Growing up, we would have 1 tin of canned sardines feed my family of 5 and if we could, would keep leftovers to have for breakfast in the morning.
We could also only afford to have canned fish once a week, the rest of the days was an alternating of Bull Brand (corned meat) and that Soy Mince gravy thing, and mostly the gravy without the ‘like mince’ happening.
Fish fingers and hake and other ‘real’ food was rarely accessible growing up. And one day I could afford to order myself fish at a restaurant and was so proud... fish has always been expensive.
Why am I sharing this? Because I recently went plant based and made the decision I would only have fish if I catch it or, if it is caught within the hands of the people I'm with, and on my most recent trip, further made a decision to support the local fishing people because this is how they made a living, putting aside my challenge with fish hooks.
I started spearing a few months ago and am incredibly proud of my learning and my efforts towards sustainable living.
However, on a recent dive, a human spoke of how spearing was wrong and how I should stop and eat beef and lamb because the fish populations have declined drastically and he knows because he speared for years and can now see the difference through all those years of spearing.
This is when I got triggered.
Every time the door opens and access becomes a possibility for Black people, we must shut the doors because once upon a time the sea was full and now its not and thus you can’t experience it.
I lived a large part of my life on canned fish, one day was so proud to be able to afford fish in a restaurant because Omega 3 and all the ‘good’ of fish, and now am learning to go to the source to get my food and at the pinnacle am told, ‘sorry phelile’ (finished).
Black people have seen their resources too, be spent and charred to near obliteration, and when access becomes possible for us too, we are told that the world has consumed it all, and we were clearly not part of ‘the world’.
A lady on a spearing group once said ‘ever since the locals got spearing guns, there’s no more fish’. She is also a human that arrives with a boat on seas that aren’t hers, shoots more than one fish per day on her trips and stacks her freezer full. So spearing is okay when some do it all but it's not okay if it's open and accessible to all. I mention one fish a day because maximums circle us back to empty oceans.
Rules that are okay depending upon who does it. The bane of my existance.
And no, the story doesn’t end in favour of the empowered local, it’s only okay if the ‘kind’ guest caught the fish FOR the local.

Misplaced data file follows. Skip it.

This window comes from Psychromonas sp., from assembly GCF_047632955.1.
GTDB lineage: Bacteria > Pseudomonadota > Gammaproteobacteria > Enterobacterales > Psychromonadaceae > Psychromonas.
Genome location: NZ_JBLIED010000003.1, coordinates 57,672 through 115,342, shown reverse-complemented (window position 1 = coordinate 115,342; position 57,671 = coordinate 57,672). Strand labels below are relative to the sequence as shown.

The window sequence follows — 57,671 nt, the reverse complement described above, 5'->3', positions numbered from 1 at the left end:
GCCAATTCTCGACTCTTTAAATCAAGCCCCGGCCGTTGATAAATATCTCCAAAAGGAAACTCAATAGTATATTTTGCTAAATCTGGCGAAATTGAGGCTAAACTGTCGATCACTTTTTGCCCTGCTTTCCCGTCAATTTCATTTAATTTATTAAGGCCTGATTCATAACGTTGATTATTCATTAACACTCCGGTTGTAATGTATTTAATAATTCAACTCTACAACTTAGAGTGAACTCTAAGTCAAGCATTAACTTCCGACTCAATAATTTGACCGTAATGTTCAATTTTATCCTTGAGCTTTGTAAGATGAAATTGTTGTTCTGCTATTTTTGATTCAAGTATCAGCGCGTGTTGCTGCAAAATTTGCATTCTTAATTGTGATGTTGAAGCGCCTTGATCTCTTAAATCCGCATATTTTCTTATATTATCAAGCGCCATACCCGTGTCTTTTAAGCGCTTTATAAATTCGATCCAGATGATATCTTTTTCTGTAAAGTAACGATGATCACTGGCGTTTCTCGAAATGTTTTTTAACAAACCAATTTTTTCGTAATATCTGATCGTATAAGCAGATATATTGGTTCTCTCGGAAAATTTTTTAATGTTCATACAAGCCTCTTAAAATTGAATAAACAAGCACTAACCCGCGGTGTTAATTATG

Im also upset because the day there is economic access for Black people to see and witness the Sardine run, we are again going to be told that, the fumes from years of boats going up and down these waters means no more boat trips can happen and the sardine run doesn’t even happen anymore, ‘we’ve depleted the resource’, and again, we shrug our shoulders and go home.
When do Black people get to witness their natural wonders too? Also spear and be able to feed their families without needing to pay exorbitant amounts for fish and meat at shops?
In these efforts of saving seas and saving oceans and saving the planet, what is to be said for Black people who have traditionally not been contributors to the mess we find ourselves in?
Protect the seas we must, but we must also protect its people. Any and all environmental crisis’ are a problem first to Black people because tinned sardines with less nutrients affects us first because supplements are expensive, genetically modified options and hormone injected animals and the after effects affect us first because in the larger sense, we don’t have jacked up medical aids for the many procedures that the world of Chemical bombs is encouraging.
Each time I drive past Khayelitsha alone, I cry because I can’t fathom how humans are living here, where too much rain and peoples homes slide down the sand.
So as the climate warms and the oceans are fished out and sharks are killed, at the end of this will be more of conservation efforts that look to include and validate the minority while looking down at the majority, passing down the next bill of laws to govern our existence, around our oceans, for problems we didn’t cause.